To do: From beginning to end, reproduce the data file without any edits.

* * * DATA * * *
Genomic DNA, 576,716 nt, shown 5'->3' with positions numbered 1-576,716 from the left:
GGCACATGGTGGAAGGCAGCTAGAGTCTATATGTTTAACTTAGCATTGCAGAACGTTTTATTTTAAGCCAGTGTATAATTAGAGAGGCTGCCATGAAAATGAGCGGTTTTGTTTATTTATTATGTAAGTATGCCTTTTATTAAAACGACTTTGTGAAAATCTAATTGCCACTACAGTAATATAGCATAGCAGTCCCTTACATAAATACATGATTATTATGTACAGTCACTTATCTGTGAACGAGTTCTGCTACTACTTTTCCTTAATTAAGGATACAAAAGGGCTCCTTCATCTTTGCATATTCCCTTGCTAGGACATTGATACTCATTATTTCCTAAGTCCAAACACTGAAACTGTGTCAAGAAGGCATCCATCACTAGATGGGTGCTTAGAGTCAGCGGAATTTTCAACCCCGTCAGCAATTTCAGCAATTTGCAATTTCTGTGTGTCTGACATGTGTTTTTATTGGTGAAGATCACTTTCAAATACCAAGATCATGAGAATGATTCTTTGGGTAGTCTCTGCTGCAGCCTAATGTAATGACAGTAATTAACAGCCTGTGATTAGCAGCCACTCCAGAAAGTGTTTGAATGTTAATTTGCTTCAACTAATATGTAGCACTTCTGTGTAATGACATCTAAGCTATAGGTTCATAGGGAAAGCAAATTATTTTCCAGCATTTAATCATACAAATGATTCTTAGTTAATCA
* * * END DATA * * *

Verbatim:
Genomic DNA, 576,716 nt, shown 5'->3' with positions numbered 1-576,716 from the left:
GGCACATGGTGGAAGGCAGCTAGAGTCTATATGTTTAACTTAGCATTGCAGAACGTTTTATTTTAAGCCAGTGTATAATTAGAGAGGCTGCCATGAAAATGAGCGGTTTTGTTTATTTATTATGTAAGTATGCCTTTTATTAAAACGACTTTGTGAAAATCTAATTGCCACTACAGTAATATAGCATAGCAGTCCCTTACATAAATACATGATTATTATGTACAGTCACTTATCTGTGAACGAGTTCTGCTACTACTTTTCCTTAATTAAGGATACAAAAGGGCTCCTTCATCTTTGCATATTCCCTTGCTAGGACATTGATACTCATTATTTCCTAAGTCCAAACACTGAAACTGTGTCAAGAAGGCATCCATCACTAGATGGGTGCTTAGAGTCAGCGGAATTTTCAACCCCGTCAGCAATTTCAGCAATTTGCAATTTCTGTGTGTCTGACATGTGTTTTTATTGGTGAAGATCACTTTCAAATACCAAGATCATGAGAATGATTCTTTGGGTAGTCTCTGCTGCAGCCTAATGTAATGACAGTAATTAACAGCCTGTGATTAGCAGCCACTCCAGAAAGTGTTTGAATGTTAATTTGCTTCAACTAATATGTAGCACTTCTGTGTAATGACATCTAAGCTATAGGTTCATAGGGAAAGCAAATTATTTTCCAGCATTTAATCATACAAATGATTCTTAGTTAATCA